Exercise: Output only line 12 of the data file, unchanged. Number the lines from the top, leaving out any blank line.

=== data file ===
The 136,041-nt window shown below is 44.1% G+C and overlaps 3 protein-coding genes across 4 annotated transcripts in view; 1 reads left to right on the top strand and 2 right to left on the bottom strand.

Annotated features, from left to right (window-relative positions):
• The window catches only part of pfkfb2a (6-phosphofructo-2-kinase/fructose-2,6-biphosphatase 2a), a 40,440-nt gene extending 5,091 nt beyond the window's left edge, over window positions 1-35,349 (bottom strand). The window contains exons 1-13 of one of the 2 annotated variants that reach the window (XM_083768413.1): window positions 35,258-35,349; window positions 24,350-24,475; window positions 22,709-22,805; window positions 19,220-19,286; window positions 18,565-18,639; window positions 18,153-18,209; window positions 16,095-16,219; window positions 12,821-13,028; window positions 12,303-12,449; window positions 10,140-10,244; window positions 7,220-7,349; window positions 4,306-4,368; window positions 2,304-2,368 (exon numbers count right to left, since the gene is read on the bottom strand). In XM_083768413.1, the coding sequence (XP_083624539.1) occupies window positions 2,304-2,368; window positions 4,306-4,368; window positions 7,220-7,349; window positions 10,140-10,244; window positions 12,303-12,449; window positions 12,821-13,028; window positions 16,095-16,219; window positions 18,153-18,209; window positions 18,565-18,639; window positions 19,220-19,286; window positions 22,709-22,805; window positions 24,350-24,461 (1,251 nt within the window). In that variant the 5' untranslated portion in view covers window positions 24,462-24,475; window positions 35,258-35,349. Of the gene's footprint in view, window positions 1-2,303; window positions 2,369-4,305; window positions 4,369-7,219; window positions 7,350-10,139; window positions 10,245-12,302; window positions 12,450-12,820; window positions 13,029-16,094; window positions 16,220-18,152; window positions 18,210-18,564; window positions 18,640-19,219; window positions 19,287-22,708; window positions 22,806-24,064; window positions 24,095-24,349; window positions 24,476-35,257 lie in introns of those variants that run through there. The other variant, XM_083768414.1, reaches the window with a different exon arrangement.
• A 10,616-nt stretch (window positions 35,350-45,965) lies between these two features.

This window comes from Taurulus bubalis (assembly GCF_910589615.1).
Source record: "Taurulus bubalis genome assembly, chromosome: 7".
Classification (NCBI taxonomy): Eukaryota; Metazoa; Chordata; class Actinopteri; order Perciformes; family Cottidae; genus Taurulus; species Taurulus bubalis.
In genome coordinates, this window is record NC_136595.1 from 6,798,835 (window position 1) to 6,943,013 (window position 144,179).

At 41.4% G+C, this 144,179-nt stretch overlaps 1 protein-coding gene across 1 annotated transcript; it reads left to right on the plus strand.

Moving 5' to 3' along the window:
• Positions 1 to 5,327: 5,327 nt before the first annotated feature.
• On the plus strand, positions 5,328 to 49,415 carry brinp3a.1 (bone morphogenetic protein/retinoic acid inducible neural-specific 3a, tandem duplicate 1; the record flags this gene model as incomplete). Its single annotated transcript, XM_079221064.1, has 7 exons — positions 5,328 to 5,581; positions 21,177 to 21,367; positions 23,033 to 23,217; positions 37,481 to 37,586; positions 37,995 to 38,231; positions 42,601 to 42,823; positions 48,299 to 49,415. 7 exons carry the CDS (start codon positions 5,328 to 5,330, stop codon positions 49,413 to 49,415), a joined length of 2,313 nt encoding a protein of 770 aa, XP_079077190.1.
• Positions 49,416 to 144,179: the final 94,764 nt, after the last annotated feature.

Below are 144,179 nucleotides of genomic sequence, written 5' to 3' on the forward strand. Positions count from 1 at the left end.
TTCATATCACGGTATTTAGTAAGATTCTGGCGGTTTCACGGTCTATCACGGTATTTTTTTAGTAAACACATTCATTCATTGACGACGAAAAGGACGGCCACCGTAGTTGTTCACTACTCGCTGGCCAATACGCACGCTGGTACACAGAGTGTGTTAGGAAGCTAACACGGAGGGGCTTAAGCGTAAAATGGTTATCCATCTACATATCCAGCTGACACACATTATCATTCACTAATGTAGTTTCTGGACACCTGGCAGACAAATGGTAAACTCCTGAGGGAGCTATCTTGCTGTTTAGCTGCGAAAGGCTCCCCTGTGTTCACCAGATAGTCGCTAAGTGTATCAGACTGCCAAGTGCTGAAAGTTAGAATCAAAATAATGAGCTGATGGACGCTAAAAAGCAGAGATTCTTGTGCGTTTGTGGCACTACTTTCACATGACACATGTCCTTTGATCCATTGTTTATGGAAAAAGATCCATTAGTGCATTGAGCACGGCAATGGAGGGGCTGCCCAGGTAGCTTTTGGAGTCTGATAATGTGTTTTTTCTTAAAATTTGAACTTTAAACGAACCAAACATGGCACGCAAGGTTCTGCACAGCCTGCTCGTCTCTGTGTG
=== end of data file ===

• On the plus strand, positions 5,328 to 49,415 carry brinp3a.1 (bone morphogenetic protein/retinoic acid inducible neural-specific 3a, tandem duplicate 1; the record flags this gene model as incomplete). Its single annotated transcript, XM_079221064.1, has 7 exons — positions 5,328 to 5,581; positions 21,177 to 21,367; positions 23,033 to 23,217; positions 37,481 to 37,586; positions 37,995 to 38,231; positions 42,601 to 42,823; positions 48,299 to 49,415. 7 exons carry the CDS (start codon positions 5,328 to 5,330, stop codon positions 49,413 to 49,415), a joined length of 2,313 nt encoding a protein of 770 aa, XP_079077190.1.